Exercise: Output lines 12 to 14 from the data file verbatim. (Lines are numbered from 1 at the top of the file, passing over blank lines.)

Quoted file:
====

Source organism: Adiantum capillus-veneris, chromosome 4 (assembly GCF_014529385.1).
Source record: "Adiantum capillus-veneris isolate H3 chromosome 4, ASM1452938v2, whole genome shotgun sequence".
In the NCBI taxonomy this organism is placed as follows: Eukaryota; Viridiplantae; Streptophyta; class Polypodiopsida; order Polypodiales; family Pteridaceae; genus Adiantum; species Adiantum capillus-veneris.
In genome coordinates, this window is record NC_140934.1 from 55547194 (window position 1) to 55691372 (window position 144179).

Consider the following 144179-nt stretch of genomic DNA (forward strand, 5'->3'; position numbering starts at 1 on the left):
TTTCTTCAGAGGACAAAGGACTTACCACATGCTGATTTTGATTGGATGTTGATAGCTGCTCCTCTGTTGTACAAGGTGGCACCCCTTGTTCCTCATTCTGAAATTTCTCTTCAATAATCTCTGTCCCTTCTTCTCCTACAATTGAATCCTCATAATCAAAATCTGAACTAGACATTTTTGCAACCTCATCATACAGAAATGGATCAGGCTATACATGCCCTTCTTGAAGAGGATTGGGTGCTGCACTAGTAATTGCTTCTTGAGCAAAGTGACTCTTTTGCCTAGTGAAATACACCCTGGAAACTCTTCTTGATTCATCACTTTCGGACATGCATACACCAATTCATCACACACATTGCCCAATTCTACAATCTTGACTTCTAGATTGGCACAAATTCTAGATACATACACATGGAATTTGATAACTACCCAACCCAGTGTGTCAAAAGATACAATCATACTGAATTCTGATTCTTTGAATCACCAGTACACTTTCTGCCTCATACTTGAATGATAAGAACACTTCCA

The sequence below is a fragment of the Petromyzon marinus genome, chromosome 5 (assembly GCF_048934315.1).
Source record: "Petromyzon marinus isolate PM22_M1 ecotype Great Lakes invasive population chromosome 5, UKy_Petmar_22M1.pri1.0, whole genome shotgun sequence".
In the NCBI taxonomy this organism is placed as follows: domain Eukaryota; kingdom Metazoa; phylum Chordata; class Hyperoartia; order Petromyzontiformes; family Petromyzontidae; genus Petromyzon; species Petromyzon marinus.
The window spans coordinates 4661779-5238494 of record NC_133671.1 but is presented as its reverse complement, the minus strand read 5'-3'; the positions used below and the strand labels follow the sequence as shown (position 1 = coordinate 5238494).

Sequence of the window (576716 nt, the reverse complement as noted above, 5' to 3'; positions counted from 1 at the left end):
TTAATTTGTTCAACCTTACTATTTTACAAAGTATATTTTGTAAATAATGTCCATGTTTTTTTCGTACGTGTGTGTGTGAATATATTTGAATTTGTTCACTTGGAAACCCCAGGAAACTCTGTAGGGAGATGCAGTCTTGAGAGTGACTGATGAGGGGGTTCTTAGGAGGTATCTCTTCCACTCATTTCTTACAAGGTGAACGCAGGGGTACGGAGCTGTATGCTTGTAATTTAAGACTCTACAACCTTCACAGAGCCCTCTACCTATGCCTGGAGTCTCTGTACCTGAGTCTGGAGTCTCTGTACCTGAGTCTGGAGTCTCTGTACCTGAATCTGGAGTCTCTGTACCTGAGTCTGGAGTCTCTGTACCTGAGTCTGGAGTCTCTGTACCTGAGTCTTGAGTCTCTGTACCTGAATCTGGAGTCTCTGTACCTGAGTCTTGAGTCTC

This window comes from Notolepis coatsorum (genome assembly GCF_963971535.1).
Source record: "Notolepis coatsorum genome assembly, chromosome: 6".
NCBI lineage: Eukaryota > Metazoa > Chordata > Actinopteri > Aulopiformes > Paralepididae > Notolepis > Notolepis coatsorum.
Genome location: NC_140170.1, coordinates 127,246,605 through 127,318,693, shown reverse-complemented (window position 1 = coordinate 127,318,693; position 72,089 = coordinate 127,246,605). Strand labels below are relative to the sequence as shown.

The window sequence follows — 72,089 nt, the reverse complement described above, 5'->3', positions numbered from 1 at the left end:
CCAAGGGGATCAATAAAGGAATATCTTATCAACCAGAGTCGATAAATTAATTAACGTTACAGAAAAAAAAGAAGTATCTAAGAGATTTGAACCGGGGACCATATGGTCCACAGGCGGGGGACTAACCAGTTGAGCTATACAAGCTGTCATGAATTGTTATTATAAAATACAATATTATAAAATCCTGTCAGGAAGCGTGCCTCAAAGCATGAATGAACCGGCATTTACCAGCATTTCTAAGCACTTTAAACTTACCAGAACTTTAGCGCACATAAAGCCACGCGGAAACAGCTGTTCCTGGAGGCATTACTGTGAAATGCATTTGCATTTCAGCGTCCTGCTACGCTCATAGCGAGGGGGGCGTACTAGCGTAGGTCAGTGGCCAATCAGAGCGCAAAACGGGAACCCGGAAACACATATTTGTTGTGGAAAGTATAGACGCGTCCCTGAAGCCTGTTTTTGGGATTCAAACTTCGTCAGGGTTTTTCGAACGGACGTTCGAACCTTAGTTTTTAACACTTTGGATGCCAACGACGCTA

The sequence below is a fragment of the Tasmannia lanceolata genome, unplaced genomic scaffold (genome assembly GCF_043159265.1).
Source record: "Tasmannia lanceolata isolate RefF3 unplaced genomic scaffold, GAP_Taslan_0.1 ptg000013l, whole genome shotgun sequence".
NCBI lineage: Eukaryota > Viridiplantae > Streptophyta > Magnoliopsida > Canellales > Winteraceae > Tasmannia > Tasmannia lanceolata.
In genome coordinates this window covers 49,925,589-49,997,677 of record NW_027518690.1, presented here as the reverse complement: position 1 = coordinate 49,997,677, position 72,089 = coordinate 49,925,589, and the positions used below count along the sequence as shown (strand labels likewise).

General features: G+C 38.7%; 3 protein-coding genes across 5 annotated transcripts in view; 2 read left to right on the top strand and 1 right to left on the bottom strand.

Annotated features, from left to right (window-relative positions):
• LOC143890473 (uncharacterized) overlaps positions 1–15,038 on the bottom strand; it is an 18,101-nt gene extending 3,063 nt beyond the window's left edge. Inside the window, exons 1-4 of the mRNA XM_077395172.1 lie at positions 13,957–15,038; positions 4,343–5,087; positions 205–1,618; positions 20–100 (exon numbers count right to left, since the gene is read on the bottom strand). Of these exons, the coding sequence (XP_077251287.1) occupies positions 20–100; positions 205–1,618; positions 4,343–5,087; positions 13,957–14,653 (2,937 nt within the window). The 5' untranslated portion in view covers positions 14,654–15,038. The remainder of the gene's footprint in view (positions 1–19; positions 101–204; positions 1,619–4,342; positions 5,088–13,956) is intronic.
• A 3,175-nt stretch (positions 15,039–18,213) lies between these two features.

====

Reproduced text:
TTAATTTGTTCAACCTTACTATTTTACAAAGTATATTTTGTAAATAATGTCCATGTTTTTTTCGTACGTGTGTGTGTGAATATATTTGAATTTGTTCACTTGGAAACCCCAGGAAACTCTGTAGGGAGATGCAGTCTTGAGAGTGACTGATGAGGGGGTTCTTAGGAGGTATCTCTTCCACTCATTTCTTACAAGGTGAACGCAGGGGTACGGAGCTGTATGCTTGTAATTTAAGACTCTACAACCTTCACAGAGCCCTCTACCTATGCCTGGAGTCTCTGTACCTGAGTCTGGAGTCTCTGTACCTGAGTCTGGAGTCTCTGTACCTGAATCTGGAGTCTCTGTACCTGAGTCTGGAGTCTCTGTACCTGAGTCTGGAGTCTCTGTACCTGAGTCTTGAGTCTCTGTACCTGAATCTGGAGTCTCTGTACCTGAGTCTTGAGTCTC

This window comes from Notolepis coatsorum (genome assembly GCF_963971535.1).
Source record: "Notolepis coatsorum genome assembly, chromosome: 6".